Chapter 16

Vineyard Nutrient Management

Macronutrients and Micronutrients


Role and Deficiency Symptoms

Iron plays an important role in chlorophyll formation, in photosynthesis and respiration, and cell strengthening.

Iron deficiency occurs on the apical leaves early in the season resulting in general yellowing (chlorosis) of young leaves and new growth.

Assessing the Need for Iron Fertilizer

As with most micronutrients, tissue sampling can be used to determine the vines’ iron status.

Time of Application

Foliar applications around bloom time have been able to correct moderate deficiency problems.

Application Methods

Direct Soil Surface Application: Generally, direct soil applications of inorganic iron sources are not effective in supplying iron to grapevines.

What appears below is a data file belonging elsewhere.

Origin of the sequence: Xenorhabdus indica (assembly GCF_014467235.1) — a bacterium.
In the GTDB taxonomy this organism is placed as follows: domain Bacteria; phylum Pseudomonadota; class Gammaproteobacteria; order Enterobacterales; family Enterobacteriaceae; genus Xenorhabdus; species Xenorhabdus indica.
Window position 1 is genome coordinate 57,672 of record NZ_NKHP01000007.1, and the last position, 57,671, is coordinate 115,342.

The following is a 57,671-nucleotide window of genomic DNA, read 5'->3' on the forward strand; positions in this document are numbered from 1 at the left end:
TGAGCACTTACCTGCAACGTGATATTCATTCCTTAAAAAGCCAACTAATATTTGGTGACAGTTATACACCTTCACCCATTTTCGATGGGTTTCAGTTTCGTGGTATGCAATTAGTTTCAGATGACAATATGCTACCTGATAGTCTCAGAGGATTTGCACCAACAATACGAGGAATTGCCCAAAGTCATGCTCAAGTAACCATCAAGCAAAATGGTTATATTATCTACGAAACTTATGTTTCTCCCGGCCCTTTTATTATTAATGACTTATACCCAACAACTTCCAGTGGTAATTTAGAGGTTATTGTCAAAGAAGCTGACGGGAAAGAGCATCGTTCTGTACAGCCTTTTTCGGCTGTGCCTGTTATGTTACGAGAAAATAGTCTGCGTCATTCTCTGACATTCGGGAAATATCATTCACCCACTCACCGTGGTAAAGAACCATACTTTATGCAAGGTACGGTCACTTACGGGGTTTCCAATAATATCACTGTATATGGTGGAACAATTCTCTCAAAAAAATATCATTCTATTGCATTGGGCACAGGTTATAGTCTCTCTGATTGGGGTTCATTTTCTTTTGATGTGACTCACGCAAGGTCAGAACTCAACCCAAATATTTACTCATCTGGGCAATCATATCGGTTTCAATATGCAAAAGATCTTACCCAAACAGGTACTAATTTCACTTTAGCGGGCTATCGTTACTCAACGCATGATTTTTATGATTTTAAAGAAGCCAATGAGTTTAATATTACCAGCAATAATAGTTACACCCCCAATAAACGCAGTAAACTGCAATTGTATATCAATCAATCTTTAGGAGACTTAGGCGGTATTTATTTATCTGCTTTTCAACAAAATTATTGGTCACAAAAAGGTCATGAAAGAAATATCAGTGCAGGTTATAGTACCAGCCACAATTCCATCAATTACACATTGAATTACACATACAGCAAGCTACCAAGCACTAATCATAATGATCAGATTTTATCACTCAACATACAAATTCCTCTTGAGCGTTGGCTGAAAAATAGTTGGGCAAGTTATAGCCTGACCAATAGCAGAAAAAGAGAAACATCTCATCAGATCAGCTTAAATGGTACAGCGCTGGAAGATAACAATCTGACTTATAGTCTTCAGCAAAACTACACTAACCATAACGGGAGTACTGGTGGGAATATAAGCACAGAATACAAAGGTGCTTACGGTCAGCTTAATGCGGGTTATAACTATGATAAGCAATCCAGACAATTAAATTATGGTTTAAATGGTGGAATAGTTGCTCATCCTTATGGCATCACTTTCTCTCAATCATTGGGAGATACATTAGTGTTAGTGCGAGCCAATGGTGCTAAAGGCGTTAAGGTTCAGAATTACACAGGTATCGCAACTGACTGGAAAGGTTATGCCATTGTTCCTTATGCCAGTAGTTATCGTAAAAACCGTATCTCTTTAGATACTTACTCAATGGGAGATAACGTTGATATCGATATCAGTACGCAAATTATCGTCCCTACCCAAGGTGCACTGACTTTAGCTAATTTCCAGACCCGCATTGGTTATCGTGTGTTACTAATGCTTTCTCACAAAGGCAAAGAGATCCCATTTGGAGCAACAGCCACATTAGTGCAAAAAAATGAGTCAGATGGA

Fertigation: Iron applied to vineyards with the drip system is effective and feasible. Drip irrigation is effective since nutrients are placed where roots are highly concentrated, and uptake is supported by continuous high soil moisture beneath emitters.

Foliar Application: A foliar application of iron chelates can be sprayed on for immediate effect, but several applications may be necessary to correct sever deficiencies.

Soil Factors Affecting Availability

Iron deficiencies are found mainly on calcareous (high pH) soils, a condition known as lime-induced iron chlorosis.

Iron Toxicity

Iron toxicity is primarily pH related and occurs where the soil pH has dropped sufficiently to create an excess of available iron.

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